All right! Today, for my birthday, the Beloved Husband got me two books – Changes by Jim Butcher and Shalador’s Lady by Anne Bishop! I’ve been waiting for these two since they were released in hardcover last year (my special brand of Reader’s OCD is that if I own one book in a particular series in paperback, then all books in that same series must also be in paperback – same with hardcover editions). Anyways, they’re out in paperback now, so they’re mine!

I’m rereading Shalador’s Lady first, mainly because it is my favorite out of the two I received today. It’s the seventh in the Black Jewels series and the direct sequel to The Shadow Queen. While not my favorite, it’s one of the most fun.

See, the thing about Anne Bishop’s writing (and perhaps what I love the most) is that her books keep getting lighter and more fun as the series progresses. Instead of starting in a good world that gets battered down and destroyed in an attempt to make each book more exciting than its predecessor, Bishop starts her series with the book Daughter of the Blood, and introduces readers to a corrupt and ruined world that she fixes and cleanses as the story progresses. By the time we reach Shalador’s Lady, the early characters who had to suffer in that corrupt world have gotten married, raised families, and have been allowed to heal. Bishop makes the wise decision to shift them to secondary characters (still with strong presences in every book, but no longer focal points) and put the spotlight on new people. I really like this writing strategy because I feel rested as I watch characters I’ve grown to love get happy endings instead of having to wade through still more crap in an attempt to up the excitement.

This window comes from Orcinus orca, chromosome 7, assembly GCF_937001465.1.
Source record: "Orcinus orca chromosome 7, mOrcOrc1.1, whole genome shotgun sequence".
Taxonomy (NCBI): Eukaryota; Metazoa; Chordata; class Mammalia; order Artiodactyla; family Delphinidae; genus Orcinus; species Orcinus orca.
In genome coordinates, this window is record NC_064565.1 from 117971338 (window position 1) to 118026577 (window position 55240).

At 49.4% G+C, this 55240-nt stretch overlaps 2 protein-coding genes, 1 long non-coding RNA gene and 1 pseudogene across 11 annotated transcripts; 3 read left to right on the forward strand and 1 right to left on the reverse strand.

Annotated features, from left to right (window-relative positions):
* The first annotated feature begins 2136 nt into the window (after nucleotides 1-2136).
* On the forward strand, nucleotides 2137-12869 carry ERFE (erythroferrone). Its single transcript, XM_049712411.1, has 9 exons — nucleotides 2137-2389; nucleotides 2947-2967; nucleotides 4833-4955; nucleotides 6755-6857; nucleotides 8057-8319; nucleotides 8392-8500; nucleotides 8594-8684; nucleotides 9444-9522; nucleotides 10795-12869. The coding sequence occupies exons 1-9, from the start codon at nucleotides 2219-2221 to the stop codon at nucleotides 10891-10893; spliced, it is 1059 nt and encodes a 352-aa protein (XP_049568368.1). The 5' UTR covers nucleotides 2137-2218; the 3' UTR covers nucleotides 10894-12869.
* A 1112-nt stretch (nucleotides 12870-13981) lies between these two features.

With her unique blend of dark intensity and light humor, all of Anne  Bishop’s novels have been a joy to read. I definitely recommend picking them up – just be sure to start at the beginning, or the series will lose a lot of its potency.

Shalador’s Lady
Copyright © to Anne Bishop, 2010
First Roc Mass Market Paperback printing, March 2011

Jim Butcher’s Changes is a good book too (would have to be for me to buy it). It’s the twelfth book  in the Dresden Files series. Parts of it are sheer fun – exercises in nerdy glee, if you will. Other parts are pretty intense and emotional and the ending is a killer that had me growling because I had to wait a year for the next book.

Butcher’s books have grown steadily darker over the years;  many of the characters have lost bits and pieces of themselves that have caused them to harden. On one hand, it’s an interesting evolution, especially given one of Dresden’s musings in an earlier book about how men change themselves to survive. On the other hand, each new crisis just causes me to shake my head and wonder what these characters ever did to their author  that he won’t let them rest or give them the slightest break from sorrow. Still, not all of the fun has been lost, as shown by the many comparisons and quips involving Tolkien’s Lord of the Rings.

The sarcasm and fun that first drew me to this series is still there, but it’s getting buried under the ever-increasing mound of heartache and trouble. Luckily, the stories are interesting and the action is engrossing, so that counterbalances the growing darkness.

Copyright © to Jim Butcher, 2010
First Roc Mass Market Paperback printing, March 2011